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by the experiences of several months. Every one of these experiences was also liable to be imitated by some corresponding counterfeit. The timid and self-suspecting were of course the slowest to believe in the genuineness of their own experi ences. The confident and sanguine might be hypocrites and self-deceived, but they would rarely know it. As the practical result the "saints by calling," i. e. those who could meet the requisitions of this rigid censorship from without and within, would be comparatively few in member, and with the utmost allowance for the weakness of human nature, could not always be expected to bear their honors meekly. The children and youth of Christian parents were baptized in infancy, in the hope that when the time for their conversion would render it possible, they would be effectually called, or if they should be early called out of life, the grace of God would have first recreated the evil nature which they had inherited from Adam. It is not surprising that with such views of the nature, and the beginning of the Christian life, that a great majority of reputable people born of Christian parents, reputable in their lives, worshiping God in their households, who were taught that God's call to them, if it ever should come, would come in these protracted and thorough-going experiences, and who believed that it had not yet come in such a fashion to themselves, it is not wonderful that they desired to be connected with the privileges of the Christian church, by being admitted to some sort of court of the Gentiles, such as was first provided by the doctrine that the participation of the Lord's Supper was in some way "a converting ordinance," for which was finally substituted the Half-way Covenant," by which on certain condi tions the heads of families were allowed on pledging themselves to certain duties, to present their children for baptism. This Half-way Covenant is denounced and deplored by some unhistorical critics as a peculiarly mischievous device which grew out of the temporary provision that none but members of the church should be allowed to vote. It is far more rational to explain it in the earnest desire of many who could not endure the severe tests of genuine conversion, to be recognized in some way as waiting for salvation to themselves and their households. The status they desired was in theory the same as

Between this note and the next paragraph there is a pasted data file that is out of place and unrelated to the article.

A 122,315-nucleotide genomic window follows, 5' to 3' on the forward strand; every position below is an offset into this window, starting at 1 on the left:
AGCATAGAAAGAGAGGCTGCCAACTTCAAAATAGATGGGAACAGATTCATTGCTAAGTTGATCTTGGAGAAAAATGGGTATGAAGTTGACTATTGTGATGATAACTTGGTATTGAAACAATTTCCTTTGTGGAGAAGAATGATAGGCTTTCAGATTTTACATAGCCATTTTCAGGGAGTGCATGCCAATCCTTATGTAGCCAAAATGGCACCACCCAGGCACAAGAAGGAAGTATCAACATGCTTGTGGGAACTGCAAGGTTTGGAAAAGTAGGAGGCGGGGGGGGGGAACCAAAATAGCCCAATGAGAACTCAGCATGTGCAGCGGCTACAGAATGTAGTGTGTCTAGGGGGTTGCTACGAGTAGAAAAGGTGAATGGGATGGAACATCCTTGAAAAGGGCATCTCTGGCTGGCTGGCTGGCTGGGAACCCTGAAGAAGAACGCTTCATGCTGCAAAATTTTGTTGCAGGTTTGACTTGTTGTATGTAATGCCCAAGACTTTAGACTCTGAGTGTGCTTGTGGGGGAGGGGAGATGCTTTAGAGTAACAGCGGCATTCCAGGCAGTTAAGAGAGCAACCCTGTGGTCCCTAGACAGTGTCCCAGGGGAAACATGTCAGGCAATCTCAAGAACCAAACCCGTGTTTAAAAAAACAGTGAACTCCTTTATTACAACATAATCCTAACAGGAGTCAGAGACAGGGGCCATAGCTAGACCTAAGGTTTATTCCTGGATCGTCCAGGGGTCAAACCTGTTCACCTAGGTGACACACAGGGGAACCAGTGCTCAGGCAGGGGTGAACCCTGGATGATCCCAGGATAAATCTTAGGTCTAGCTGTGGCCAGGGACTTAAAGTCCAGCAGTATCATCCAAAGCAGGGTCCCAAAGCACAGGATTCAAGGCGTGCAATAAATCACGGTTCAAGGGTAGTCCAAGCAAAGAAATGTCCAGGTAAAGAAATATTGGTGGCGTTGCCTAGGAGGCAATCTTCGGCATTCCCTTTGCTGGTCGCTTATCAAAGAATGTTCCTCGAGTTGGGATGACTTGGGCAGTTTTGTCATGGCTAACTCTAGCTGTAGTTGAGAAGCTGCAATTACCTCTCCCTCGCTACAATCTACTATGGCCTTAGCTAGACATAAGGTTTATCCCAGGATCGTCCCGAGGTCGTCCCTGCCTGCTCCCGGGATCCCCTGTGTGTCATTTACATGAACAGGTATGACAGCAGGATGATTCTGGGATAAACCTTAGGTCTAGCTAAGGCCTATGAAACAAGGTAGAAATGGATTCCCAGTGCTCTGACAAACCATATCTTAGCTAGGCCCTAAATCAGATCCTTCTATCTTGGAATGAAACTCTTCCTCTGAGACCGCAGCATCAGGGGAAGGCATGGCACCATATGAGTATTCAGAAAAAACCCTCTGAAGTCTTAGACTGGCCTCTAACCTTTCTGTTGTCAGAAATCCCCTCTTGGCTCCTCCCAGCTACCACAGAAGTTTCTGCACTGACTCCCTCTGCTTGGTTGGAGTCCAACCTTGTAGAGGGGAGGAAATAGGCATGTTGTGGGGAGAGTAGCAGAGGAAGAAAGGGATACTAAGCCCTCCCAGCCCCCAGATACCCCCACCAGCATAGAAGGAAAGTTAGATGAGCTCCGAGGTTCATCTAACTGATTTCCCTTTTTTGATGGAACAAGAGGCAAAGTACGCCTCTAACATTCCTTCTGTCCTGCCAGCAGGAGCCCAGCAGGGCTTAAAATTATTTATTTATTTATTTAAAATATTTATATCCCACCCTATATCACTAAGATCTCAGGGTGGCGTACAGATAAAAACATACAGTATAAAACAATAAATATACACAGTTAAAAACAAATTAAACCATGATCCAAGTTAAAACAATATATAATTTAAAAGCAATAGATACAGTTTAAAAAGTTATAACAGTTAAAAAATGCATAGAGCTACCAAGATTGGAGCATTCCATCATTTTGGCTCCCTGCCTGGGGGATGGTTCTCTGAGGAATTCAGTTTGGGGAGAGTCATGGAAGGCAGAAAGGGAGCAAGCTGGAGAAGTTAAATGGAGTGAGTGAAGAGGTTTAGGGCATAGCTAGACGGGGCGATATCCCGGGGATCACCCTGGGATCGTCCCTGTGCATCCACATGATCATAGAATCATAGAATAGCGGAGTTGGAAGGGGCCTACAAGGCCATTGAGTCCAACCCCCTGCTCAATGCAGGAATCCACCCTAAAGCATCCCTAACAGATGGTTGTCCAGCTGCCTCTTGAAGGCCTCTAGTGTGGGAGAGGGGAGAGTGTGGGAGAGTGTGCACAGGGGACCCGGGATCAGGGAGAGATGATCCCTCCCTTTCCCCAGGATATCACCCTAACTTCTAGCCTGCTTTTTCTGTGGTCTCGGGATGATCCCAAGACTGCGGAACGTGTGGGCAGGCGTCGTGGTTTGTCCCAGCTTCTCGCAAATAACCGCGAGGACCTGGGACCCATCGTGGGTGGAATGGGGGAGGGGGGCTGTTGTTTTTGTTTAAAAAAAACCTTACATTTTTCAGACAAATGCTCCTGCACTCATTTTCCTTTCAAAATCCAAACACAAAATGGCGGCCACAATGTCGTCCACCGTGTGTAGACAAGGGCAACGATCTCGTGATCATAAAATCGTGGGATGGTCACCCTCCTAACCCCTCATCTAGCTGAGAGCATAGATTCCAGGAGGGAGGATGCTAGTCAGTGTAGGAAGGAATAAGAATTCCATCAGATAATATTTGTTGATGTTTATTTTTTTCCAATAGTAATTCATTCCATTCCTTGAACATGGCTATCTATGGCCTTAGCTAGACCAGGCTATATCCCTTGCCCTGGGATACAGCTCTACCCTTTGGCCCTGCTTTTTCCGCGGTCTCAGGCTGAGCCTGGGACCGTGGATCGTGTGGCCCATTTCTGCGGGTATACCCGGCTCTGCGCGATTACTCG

had been accorded to baptized persons in every one of the Reformed churches on the Continent and in Great Britain.